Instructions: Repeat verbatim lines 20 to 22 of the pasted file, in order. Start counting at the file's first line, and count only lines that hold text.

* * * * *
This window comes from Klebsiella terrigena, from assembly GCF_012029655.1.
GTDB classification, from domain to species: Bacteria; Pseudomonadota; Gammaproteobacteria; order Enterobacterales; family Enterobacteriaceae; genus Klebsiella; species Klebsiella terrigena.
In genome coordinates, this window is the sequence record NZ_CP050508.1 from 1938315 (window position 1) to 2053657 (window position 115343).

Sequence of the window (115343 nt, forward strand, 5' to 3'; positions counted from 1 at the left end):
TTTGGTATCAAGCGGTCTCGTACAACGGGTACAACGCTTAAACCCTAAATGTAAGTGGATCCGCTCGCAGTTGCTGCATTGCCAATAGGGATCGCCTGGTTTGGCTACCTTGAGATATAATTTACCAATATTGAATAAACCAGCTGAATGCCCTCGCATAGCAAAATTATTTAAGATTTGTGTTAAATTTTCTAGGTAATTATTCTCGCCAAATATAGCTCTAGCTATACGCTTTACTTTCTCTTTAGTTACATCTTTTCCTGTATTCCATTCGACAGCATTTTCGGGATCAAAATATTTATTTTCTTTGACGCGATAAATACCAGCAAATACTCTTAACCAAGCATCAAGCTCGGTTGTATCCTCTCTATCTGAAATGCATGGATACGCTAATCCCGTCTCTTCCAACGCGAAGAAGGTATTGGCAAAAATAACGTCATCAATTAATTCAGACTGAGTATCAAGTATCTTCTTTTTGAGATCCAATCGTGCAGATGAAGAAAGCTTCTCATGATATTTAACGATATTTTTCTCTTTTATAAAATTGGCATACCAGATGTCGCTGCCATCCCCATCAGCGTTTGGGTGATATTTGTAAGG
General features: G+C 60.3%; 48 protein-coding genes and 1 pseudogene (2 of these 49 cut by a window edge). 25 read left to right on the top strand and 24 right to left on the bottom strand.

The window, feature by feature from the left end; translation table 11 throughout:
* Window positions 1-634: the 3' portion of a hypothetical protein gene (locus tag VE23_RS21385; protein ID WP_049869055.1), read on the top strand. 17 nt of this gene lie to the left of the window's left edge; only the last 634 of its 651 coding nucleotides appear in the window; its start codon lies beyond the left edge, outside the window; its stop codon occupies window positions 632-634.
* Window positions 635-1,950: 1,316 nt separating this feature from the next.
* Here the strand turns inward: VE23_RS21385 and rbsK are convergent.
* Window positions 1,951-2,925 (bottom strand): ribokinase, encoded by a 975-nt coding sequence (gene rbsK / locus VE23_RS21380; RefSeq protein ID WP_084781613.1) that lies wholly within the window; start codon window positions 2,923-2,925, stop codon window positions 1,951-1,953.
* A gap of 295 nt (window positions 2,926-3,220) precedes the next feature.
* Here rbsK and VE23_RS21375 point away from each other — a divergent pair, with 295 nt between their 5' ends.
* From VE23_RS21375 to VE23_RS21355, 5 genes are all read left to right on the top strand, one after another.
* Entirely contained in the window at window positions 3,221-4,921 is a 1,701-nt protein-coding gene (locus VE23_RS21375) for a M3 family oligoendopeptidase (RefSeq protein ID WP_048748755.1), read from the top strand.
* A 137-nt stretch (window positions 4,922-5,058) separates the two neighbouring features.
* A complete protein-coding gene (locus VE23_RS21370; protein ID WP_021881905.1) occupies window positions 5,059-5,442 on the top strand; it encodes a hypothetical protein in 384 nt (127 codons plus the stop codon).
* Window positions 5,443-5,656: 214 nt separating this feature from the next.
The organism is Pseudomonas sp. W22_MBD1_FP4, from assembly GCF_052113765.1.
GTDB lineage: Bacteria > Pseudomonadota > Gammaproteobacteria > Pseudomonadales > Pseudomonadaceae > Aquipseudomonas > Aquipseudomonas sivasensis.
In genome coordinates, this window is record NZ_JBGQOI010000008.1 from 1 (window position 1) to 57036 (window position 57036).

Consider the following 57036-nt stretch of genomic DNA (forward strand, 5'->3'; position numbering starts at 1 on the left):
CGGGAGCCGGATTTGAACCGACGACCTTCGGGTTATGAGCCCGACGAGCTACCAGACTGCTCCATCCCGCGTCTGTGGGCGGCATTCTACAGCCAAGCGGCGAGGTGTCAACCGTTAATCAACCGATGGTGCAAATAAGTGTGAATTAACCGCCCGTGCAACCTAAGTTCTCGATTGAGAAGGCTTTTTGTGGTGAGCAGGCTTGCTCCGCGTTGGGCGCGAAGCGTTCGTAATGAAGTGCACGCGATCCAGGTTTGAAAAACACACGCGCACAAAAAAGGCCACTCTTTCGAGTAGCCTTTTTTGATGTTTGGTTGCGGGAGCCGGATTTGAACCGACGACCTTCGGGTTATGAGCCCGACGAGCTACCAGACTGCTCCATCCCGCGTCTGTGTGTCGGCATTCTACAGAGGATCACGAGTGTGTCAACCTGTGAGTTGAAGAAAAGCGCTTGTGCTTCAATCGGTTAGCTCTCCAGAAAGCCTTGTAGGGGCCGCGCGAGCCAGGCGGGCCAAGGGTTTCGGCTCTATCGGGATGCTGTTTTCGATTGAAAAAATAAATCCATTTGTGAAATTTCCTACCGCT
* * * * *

GTDB lineage: Bacteria > Pseudomonadota > Gammaproteobacteria > Pseudomonadales > Pseudomonadaceae > Aquipseudomonas > Aquipseudomonas sivasensis.
In genome coordinates, this window is record NZ_JBGQOI010000008.1 from 1 (window position 1) to 57036 (window position 57036).

Consider the following 57036-nt stretch of genomic DNA (forward strand, 5'->3'; position numbering starts at 1 on the left):